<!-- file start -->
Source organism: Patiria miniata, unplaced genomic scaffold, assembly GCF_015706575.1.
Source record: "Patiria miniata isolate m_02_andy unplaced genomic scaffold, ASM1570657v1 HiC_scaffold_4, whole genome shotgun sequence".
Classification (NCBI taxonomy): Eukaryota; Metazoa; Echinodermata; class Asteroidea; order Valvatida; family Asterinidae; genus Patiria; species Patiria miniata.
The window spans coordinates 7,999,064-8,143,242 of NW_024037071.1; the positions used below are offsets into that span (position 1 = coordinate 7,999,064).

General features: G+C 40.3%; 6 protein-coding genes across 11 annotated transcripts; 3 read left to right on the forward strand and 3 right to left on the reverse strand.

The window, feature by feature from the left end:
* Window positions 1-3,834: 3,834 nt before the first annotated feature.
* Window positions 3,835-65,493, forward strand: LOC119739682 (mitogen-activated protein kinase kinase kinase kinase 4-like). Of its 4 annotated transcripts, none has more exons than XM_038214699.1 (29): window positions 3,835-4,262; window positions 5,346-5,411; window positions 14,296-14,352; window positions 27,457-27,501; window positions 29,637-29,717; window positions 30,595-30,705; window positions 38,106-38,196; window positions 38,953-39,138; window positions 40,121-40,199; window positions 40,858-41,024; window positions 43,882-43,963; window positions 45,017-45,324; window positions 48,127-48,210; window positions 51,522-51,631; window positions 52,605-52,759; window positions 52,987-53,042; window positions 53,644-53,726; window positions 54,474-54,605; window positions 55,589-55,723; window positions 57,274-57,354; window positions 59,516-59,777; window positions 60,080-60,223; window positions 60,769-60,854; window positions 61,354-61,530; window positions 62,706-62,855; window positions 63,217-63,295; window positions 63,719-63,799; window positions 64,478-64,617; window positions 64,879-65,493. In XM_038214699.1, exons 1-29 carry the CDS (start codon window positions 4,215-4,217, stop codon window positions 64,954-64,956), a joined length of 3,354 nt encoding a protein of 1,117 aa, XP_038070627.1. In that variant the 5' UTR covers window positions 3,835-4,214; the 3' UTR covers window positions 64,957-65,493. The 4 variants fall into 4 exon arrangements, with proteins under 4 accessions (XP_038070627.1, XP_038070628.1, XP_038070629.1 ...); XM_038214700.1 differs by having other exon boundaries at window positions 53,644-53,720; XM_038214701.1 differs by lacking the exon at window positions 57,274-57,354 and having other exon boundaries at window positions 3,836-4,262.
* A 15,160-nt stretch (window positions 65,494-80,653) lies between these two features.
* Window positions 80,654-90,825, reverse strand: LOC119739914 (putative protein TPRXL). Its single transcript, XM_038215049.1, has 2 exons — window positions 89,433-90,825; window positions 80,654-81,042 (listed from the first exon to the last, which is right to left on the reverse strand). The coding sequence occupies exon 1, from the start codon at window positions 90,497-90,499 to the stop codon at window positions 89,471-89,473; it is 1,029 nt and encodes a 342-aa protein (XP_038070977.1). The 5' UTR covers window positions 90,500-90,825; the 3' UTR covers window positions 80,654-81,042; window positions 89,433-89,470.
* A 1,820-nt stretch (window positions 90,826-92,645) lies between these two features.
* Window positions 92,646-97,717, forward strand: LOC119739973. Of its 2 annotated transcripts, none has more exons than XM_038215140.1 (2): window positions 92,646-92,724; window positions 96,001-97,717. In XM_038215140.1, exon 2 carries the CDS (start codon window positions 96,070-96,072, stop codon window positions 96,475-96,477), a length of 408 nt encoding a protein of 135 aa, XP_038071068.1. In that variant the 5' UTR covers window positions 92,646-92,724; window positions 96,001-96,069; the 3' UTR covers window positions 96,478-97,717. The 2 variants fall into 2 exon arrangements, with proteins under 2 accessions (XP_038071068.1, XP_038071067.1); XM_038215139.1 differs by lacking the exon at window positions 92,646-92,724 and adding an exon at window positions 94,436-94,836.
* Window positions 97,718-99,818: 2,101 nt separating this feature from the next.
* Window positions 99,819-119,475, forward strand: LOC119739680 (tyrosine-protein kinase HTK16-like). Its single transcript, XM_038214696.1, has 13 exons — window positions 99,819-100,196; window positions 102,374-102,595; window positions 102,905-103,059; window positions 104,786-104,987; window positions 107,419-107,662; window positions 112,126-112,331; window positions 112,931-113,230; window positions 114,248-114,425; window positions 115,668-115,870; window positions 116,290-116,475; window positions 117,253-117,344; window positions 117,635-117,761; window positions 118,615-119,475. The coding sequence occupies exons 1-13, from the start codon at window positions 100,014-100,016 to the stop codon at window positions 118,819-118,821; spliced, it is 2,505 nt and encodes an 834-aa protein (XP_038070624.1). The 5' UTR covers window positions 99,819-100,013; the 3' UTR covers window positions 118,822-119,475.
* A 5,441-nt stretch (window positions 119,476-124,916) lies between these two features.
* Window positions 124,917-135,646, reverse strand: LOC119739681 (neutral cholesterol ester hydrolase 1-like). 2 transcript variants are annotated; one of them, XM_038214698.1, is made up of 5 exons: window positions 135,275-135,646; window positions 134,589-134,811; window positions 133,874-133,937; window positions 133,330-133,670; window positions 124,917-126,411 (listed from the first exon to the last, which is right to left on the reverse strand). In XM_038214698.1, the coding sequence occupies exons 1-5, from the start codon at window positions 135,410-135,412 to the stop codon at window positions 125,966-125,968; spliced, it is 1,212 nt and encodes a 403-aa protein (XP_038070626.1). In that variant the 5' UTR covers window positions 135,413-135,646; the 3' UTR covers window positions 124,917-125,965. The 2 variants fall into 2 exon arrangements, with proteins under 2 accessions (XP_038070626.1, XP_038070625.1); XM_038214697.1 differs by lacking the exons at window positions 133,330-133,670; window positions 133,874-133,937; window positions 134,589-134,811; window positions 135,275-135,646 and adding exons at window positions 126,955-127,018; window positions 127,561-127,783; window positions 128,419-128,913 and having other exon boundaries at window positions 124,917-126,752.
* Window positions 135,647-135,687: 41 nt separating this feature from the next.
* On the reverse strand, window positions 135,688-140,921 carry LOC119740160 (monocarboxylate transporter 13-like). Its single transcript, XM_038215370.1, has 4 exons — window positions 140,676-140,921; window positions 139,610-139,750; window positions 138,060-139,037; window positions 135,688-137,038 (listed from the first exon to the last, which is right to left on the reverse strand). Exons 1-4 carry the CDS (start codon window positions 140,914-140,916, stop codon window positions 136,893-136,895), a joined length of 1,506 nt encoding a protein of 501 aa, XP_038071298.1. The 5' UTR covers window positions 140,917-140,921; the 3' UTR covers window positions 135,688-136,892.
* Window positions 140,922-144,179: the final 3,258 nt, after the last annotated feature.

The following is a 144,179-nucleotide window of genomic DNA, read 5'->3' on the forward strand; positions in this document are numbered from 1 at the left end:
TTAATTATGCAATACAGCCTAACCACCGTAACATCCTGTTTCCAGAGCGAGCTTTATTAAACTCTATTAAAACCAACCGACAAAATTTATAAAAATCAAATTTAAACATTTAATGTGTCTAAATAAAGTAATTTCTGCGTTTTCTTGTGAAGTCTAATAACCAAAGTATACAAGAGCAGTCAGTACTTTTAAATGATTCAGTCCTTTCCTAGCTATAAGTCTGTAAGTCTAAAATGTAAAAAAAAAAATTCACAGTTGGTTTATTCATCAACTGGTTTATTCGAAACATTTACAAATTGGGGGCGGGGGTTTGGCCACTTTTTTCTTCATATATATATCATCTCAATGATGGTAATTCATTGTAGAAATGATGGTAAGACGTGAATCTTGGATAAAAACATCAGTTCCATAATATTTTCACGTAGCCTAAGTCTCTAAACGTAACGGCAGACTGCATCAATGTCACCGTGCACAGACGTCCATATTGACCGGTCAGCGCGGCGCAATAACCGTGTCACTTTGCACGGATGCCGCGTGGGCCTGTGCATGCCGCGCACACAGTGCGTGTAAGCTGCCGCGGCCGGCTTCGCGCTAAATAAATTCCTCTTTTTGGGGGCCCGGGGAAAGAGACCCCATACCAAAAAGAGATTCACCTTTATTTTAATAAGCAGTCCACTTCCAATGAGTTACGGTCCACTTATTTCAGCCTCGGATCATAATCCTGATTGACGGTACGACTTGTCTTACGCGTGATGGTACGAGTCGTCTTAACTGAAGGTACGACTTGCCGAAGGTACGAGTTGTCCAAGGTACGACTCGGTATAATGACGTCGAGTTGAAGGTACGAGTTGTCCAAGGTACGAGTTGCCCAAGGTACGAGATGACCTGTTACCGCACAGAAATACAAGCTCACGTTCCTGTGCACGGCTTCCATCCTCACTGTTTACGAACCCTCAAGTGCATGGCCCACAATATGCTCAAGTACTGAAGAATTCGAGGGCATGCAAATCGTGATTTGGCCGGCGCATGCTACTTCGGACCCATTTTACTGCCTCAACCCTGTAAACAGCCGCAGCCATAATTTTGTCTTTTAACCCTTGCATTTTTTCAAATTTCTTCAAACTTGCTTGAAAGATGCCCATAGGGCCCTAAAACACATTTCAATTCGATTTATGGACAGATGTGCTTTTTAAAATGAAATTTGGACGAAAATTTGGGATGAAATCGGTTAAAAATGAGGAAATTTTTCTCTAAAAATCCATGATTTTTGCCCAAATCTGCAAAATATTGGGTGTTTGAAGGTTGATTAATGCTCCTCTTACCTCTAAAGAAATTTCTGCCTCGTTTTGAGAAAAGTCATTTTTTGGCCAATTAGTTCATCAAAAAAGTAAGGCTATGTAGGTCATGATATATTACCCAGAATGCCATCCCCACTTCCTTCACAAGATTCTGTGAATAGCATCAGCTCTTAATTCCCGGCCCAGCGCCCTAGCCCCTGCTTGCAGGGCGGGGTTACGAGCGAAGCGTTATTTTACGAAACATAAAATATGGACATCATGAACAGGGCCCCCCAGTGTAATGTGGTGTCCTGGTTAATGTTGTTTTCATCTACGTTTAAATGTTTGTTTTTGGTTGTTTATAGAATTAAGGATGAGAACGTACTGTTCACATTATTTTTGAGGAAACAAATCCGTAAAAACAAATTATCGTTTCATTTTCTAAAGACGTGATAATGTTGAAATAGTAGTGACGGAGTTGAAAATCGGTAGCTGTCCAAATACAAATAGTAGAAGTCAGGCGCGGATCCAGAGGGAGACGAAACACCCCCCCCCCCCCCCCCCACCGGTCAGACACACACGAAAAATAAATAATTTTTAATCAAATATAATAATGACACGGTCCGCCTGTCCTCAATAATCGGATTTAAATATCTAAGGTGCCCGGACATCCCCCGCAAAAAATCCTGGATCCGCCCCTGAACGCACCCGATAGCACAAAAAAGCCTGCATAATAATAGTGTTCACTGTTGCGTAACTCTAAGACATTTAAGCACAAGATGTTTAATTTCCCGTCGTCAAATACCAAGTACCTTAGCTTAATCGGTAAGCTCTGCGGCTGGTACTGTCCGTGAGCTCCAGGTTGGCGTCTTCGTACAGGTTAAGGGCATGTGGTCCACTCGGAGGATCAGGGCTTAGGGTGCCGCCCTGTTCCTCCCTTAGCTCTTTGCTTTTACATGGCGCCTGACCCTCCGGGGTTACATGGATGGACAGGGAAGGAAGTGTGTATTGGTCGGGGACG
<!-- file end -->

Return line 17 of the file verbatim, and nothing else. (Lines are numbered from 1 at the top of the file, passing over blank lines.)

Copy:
* Window positions 135,647-135,687: 41 nt separating this feature from the next.